Police can stop you and bring you in for questioning for doing so, as it impairs facial recognition. Get into a bank, and you might as well pull a gun or a hand grenade and rob it without anyone being able to give a description of how the robber (m/f) looks. This is a rather classic, black-and-white utilitarian argument as to why the burka ought to be banned from the public scene. The only exceptions made are during public festivities (think carnival). So, this rule appears slightly stretchable according to its social context.

My body, my temple. My veiled/anonymous face, my own personal choice?

Note that the proposed ban formally does not mention cultural origins or connotations about the attire it wishes to outlaw. Even if the law is adopted in full, it’s still one’s right to wear a hijab (the headscarf symbolizing female chastity and modesty), the djellaba, chādor, khimār, shaylah and so on. Yet, if a women desires to cover up her face, save for a thin line revealing just her eyes, is it her fundamental right to do so? One has to qualify such right sincerely, before picking an answer. From our Western perspective, we tend to associate ‘hiding ones face’ with negative factoids (shame, oppression, lack of self-empowerment). From a psychological point of view, there is a strange phenomenon about ‘eyes without a face to it’. It is actually not the eyes, but rather the unidentifiable look that can have a chilling and uncomfortable, almost intimidating effect. Wearing oversize tinted (sun)glasses and a cap which basically covers all but your cheeks, lips and chin is however not in violation of said ‘facial recognition’ prerequisite. It is hard to contain this ‘war on the burka’ within the realm of legal argumentation, with application to law enforcement purposes. It is common sense to have a recognizable face on a passport or identity card, otherwise it would defeat the purpose of having the picture taken at all. No hats, (head)scarfs, glasses or fake noses allowed on those legal documents. Dura lex sed lex.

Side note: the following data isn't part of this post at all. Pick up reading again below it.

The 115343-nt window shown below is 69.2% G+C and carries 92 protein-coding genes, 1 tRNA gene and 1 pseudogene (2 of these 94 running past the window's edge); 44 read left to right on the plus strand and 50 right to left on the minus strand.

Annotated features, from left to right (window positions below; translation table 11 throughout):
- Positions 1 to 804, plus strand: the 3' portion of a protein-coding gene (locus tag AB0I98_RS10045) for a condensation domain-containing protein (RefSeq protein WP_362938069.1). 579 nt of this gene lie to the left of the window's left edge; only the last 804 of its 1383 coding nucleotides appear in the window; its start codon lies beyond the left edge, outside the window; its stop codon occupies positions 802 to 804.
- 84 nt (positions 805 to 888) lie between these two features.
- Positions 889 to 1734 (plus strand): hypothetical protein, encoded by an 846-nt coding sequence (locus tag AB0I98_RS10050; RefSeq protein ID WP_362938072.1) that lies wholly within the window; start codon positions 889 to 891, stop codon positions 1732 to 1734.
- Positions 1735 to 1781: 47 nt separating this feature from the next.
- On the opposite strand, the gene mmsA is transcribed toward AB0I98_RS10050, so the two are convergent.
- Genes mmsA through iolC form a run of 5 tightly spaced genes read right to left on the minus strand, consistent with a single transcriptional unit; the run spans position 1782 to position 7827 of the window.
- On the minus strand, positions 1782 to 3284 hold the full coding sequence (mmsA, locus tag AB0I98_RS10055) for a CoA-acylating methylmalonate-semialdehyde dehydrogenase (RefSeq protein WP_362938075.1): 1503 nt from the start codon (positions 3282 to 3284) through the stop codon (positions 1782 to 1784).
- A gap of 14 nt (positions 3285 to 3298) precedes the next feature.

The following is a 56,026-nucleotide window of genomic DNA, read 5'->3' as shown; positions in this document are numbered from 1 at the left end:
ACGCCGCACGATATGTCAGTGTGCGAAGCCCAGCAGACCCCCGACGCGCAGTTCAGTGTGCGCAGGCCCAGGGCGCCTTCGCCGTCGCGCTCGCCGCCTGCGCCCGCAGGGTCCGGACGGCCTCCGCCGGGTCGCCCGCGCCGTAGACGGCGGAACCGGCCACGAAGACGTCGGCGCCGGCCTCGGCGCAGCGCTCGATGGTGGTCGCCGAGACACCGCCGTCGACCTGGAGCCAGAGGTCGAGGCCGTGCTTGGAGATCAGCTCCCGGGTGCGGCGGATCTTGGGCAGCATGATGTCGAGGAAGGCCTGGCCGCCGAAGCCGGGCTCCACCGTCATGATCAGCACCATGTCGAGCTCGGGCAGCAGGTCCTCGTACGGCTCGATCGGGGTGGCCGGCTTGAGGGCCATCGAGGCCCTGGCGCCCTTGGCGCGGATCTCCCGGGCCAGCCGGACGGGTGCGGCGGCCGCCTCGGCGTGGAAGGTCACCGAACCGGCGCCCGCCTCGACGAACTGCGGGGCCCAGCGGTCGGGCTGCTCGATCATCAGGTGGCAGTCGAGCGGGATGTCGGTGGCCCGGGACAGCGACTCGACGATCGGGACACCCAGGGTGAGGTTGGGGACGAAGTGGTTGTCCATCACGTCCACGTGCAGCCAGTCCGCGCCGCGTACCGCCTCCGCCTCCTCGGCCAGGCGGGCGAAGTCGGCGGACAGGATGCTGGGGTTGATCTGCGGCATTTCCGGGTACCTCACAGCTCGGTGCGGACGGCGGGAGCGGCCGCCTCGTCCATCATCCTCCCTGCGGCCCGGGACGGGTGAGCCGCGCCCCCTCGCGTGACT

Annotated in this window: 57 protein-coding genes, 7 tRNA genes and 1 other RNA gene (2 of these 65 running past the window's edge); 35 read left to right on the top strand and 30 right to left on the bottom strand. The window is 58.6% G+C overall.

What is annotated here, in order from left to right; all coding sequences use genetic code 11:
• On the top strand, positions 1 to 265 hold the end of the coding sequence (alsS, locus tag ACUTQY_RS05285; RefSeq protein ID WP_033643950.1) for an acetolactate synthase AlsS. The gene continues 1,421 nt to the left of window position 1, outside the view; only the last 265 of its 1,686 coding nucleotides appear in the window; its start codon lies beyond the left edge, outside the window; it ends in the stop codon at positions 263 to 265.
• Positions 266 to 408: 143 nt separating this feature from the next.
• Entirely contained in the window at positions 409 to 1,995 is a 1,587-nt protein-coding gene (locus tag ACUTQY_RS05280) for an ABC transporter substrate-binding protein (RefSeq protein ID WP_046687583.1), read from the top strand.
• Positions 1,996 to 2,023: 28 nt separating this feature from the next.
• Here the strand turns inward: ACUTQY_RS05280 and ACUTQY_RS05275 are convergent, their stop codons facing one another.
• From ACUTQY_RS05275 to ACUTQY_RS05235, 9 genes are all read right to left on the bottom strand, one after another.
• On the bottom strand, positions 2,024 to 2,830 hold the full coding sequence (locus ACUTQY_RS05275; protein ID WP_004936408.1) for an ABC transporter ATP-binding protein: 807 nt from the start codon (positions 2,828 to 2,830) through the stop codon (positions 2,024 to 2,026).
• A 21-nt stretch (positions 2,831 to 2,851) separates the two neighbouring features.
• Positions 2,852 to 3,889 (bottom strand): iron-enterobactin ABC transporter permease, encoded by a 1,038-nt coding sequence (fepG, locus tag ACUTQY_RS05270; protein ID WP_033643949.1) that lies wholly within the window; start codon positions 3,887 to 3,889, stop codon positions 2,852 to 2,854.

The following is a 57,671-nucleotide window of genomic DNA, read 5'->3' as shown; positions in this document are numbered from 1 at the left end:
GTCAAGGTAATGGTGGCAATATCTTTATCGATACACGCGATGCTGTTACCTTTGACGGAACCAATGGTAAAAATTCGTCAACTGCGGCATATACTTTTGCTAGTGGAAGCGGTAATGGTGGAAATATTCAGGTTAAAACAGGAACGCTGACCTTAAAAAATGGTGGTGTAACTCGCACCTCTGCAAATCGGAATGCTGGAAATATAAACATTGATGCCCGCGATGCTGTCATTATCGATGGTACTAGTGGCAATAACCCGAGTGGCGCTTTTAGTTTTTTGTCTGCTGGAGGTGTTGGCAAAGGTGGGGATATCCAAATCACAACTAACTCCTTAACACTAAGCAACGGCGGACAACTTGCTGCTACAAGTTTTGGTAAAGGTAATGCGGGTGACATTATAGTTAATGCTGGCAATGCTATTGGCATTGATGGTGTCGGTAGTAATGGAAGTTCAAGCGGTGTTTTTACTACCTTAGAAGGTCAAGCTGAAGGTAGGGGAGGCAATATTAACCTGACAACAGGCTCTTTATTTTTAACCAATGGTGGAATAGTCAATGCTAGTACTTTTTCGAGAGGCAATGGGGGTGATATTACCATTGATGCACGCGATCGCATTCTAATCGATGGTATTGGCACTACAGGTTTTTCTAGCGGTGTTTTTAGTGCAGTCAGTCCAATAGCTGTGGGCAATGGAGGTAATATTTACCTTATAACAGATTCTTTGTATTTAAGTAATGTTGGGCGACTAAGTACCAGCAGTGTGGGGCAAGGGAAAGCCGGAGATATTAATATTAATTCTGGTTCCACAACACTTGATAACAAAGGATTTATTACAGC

It might sound absolutely silly, but would someone really be intimidated or scared if you saw ninja’s creeping down a street in broad daylight? Still, if it were just you in a dark and cold alley… would the ‘masked eyes’ not also make you freeze? Perhaps the philosopher Emmanuel Levinas does make a point in case concerning our frail ‘human condition’ when he asks the question “do we have to be afraid of the look of The Other?” (see Le regard et le visage: De l’altérité chez J.P.Sartre et E. Lévinas).